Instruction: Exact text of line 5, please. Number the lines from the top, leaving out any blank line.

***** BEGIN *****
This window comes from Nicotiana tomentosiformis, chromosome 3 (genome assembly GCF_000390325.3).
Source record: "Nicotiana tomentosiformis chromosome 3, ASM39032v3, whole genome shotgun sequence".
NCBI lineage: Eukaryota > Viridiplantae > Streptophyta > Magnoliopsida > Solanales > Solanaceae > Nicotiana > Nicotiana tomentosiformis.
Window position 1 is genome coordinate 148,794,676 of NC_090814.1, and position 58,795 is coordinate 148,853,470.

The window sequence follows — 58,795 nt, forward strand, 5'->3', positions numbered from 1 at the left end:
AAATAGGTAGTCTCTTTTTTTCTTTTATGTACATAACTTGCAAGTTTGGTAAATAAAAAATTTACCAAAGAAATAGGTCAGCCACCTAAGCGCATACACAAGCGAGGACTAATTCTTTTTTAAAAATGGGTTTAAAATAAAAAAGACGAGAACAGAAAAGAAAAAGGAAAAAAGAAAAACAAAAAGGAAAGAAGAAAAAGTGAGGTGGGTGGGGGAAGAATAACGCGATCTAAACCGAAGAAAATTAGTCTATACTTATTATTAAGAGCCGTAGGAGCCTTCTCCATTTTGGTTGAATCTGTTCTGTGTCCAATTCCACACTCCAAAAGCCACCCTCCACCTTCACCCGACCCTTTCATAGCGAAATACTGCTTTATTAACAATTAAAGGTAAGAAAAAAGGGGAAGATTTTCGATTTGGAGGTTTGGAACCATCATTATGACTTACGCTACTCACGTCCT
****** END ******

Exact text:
The window sequence follows — 58,795 nt, forward strand, 5'->3', positions numbered from 1 at the left end: